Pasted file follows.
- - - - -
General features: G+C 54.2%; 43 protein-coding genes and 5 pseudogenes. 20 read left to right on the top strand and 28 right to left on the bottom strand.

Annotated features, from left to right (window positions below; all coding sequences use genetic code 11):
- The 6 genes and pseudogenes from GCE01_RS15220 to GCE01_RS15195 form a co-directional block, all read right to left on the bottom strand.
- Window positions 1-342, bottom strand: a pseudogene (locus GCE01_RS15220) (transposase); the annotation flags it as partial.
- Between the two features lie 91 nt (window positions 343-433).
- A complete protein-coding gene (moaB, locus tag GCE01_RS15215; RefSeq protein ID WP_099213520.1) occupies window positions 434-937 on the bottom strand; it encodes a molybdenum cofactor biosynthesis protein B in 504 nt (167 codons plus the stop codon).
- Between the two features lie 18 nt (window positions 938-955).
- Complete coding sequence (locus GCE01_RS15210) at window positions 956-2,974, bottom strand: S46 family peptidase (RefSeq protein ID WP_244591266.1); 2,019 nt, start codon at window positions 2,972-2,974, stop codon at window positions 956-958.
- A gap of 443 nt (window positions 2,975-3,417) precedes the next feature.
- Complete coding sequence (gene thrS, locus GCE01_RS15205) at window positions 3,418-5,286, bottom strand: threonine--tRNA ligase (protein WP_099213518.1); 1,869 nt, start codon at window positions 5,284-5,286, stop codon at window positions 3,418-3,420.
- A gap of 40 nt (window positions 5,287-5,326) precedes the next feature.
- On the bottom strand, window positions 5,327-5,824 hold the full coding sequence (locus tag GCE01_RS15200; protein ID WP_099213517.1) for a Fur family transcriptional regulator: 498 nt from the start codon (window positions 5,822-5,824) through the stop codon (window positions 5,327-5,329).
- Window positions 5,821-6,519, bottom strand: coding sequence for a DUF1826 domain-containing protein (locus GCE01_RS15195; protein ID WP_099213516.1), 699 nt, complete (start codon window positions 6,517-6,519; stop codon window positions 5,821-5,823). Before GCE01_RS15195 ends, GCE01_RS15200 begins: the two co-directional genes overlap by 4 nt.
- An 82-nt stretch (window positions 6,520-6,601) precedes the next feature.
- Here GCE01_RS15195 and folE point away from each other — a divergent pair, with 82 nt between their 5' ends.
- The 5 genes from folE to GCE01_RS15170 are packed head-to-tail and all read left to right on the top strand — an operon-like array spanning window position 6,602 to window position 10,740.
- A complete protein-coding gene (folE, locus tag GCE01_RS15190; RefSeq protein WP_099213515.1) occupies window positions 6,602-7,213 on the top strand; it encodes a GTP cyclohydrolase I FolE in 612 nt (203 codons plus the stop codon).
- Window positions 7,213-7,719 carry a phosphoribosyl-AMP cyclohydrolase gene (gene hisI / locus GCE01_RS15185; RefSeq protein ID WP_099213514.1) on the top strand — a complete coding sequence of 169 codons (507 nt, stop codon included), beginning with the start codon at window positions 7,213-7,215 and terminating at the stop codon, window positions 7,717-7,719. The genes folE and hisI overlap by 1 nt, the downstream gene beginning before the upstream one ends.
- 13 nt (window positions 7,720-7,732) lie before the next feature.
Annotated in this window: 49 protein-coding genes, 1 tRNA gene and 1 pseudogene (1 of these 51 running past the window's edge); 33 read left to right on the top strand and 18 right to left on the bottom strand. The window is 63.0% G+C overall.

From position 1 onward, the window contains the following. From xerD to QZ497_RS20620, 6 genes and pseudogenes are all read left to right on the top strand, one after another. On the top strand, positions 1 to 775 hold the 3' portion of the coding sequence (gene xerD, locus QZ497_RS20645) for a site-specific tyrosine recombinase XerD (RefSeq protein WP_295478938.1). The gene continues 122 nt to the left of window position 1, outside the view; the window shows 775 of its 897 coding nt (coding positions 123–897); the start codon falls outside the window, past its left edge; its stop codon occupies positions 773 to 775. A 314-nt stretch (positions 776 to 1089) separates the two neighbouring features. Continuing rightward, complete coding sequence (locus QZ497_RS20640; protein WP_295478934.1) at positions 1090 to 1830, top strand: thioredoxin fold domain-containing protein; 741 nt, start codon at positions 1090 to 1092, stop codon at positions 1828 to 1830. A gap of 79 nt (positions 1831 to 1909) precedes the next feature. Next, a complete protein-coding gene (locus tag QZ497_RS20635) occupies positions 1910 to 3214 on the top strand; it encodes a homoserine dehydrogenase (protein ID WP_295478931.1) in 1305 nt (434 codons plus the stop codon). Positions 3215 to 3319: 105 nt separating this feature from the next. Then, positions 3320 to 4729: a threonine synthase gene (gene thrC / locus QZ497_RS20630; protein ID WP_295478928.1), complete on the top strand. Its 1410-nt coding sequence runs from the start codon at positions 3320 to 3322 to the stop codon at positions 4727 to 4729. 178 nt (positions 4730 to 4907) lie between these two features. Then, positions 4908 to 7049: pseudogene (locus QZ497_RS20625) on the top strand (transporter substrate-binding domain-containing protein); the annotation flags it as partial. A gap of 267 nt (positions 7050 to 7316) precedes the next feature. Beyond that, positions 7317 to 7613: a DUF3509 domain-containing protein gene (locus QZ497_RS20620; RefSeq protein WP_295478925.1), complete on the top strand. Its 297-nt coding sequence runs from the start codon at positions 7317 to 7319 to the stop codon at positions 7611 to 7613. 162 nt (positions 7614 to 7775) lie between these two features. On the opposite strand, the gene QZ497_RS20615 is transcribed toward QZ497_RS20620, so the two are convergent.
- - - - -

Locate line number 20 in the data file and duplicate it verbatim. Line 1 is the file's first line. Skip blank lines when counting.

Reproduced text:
Annotated in this window: 49 protein-coding genes, 1 tRNA gene and 1 pseudogene (1 of these 51 running past the window's edge); 33 read left to right on the top strand and 18 right to left on the bottom strand. The window is 63.0% G+C overall.